Keves and Agnus both serve a masked Queen. Both look eerily similar to characters from past games, but I imagine only way later in the game will it confirm or deny if this is actually the case. As people die on both sides, these Queens seemingly produce clones to replenish their forces. Every person serving these two nations is a clone and they can only live up to ten years, though not many live long enough to carry out their entire lifespan. From their “birth”, they are trained to fight and become soldiers.
Characters express their age in terms, so someone who is six-years-old would be considered in their “sixth term”, instead. People “fortunate” enough to see the end of their tenth term will undergo a Homecoming ceremony, in which their entire being becomes vaporized by the nation’s Queen and their life essence is believed to return to her. Homecomings are perceived as something that is normal to look forward to and a practice that is revered - a ceremony to celebrate ending someone’s life after ten years of continuous fighting.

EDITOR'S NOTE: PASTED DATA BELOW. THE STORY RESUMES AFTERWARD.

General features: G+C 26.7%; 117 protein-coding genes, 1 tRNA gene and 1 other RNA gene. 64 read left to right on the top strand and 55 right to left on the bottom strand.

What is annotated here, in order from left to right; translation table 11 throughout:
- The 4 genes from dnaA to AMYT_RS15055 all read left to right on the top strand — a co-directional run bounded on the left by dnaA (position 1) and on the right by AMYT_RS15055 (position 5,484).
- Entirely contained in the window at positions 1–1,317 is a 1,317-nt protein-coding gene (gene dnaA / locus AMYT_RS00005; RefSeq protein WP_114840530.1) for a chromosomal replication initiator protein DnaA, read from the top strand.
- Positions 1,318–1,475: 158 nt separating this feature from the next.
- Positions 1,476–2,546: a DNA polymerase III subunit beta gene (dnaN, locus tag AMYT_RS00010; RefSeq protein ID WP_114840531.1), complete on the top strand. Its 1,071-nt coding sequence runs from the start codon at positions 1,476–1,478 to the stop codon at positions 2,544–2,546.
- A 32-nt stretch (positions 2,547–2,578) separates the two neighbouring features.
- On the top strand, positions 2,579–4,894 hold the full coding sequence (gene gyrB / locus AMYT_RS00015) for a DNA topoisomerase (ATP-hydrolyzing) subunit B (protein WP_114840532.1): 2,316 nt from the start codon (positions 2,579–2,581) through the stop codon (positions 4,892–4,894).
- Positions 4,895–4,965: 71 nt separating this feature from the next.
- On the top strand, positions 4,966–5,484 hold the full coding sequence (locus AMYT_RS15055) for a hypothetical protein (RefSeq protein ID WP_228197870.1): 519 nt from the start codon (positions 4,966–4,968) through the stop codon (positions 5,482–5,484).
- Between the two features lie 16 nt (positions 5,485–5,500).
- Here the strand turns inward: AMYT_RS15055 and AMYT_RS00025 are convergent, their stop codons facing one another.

There is an extended cinematic that plays early into Xenoblade 3 that explores this thoroughly, as players see a younger version of our heroes train against others in some sort of military facility. So on top of its initial heavy themes surrounding the endless fighting between Keves and Agnus sucking up each other’s life energy again and again, Xenoblade 3 already dives into the central concept of child soldiers right away.
Exploring the map and running around in Xenoblade 3 is a similar affair to past titles with some new features introduced early on. People can now toggle on a quest navigation line that will mark a line on the ground to follow if they are unsure of how to reach their destination. This line can be a bit deceiving, since it does not account for the levels of enemies along the way; players will still have to be situationally aware that the line is not cutting through a level 80+ monster that is all but ready to one-shot and wipe their entire party if they get too close.